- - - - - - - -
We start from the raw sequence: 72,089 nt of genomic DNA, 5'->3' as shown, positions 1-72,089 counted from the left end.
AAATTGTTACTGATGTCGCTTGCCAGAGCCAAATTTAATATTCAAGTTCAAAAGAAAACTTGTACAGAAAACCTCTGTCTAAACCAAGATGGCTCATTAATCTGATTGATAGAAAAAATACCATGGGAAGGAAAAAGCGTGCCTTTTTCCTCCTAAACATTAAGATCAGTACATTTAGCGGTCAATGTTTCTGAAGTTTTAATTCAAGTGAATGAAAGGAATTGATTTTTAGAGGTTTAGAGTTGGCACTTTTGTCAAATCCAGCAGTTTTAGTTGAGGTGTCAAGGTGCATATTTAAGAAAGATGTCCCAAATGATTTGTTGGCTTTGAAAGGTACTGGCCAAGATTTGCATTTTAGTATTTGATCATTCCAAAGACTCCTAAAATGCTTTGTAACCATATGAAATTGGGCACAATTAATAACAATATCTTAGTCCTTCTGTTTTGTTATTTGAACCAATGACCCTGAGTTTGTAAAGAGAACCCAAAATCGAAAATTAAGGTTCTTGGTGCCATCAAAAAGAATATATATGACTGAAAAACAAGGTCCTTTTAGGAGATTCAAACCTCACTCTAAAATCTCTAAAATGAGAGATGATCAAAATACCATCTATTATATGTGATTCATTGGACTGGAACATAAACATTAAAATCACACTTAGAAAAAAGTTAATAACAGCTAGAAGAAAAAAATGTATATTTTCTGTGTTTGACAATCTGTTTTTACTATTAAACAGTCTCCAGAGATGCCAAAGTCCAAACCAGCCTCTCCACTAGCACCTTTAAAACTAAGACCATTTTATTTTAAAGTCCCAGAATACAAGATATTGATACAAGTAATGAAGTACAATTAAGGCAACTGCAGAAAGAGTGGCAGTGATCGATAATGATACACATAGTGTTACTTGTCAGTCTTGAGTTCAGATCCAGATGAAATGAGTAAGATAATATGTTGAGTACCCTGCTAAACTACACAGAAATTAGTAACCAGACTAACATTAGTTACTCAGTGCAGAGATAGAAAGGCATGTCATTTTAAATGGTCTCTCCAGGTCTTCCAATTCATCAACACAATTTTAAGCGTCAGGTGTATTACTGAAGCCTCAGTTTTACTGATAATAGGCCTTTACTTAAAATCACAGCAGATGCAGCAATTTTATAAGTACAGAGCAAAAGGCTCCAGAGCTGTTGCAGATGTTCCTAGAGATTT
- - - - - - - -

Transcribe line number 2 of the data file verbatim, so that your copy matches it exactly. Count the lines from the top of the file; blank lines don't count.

AAATTGTTACTGATGTCGCTTGCCAGAGCCAAATTTAATATTCAAGTTCAAAAGAAAACTTGTACAGAAAACCTCTGTCTAAACCAAGATGGCTCATTAATCTGATTGATAGAAAAAATACCATGGGAAGGAAAAAGCGTGCCTTTTTCCTCCTAAACATTAAGATCAGTACATTTAGCGGTCAATGTTTCTGAAGTTTTAATTCAAGTGAATGAAAGGAATTGATTTTTAGAGGTTTAGAGTTGGCACTTTTGTCAAATCCAGCAGTTTTAGTTGAGGTGTCAAGGTGCATATTTAAGAAAGATGTCCCAAATGATTTGTTGGCTTTGAAAGGTACTGGCCAAGATTTGCATTTTAGTATTTGATCATTCCAAAGACTCCTAAAATGCTTTGTAACCATATGAAATTGGGCACAATTAATAACAATATCTTAGTCCTTCTGTTTTGTTATTTGAACCAATGACCCTGAGTTTGTAAAGAGAACCCAAAATCGAAAATTAAGGTTCTTGGTGCCATCAAAAAGAATATATATGACTGAAAAACAAGGTCCTTTTAGGAGATTCAAACCTCACTCTAAAATCTCTAAAATGAGAGATGATCAAAATACCATCTATTATATGTGATTCATTGGACTGGAACATAAACATTAAAATCACACTTAGAAAAAAGTTAATAACAGCTAGAAGAAAAAAATGTATATTTTCTGTGTTTGACAATCTGTTTTTACTATTAAACAGTCTCCAGAGATGCCAAAGTCCAAACCAGCCTCTCCACTAGCACCTTTAAAACTAAGACCATTTTATTTTAAAGTCCCAGAATACAAGATATTGATACAAGTAATGAAGTACAATTAAGGCAACTGCAGAAAGAGTGGCAGTGATCGATAATGATACACATAGTGTTACTTGTCAGTCTTGAGTTCAGATCCAGATGAAATGAGTAAGATAATATGTTGAGTACCCTGCTAAACTACACAGAAATTAGTAACCAGACTAACATTAGTTACTCAGTGCAGAGATAGAAAGGCATGTCATTTTAAATGGTCTCTCCAGGTCTTCCAATTCATCAACACAATTTTAAGCGTCAGGTGTATTACTGAAGCCTCAGTTTTACTGATAATAGGCCTTTACTTAAAATCACAGCAGATGCAGCAATTTTATAAGTACAGAGCAAAAGGCTCCAGAGCTGTTGCAGATGTTCCTAGAGATTT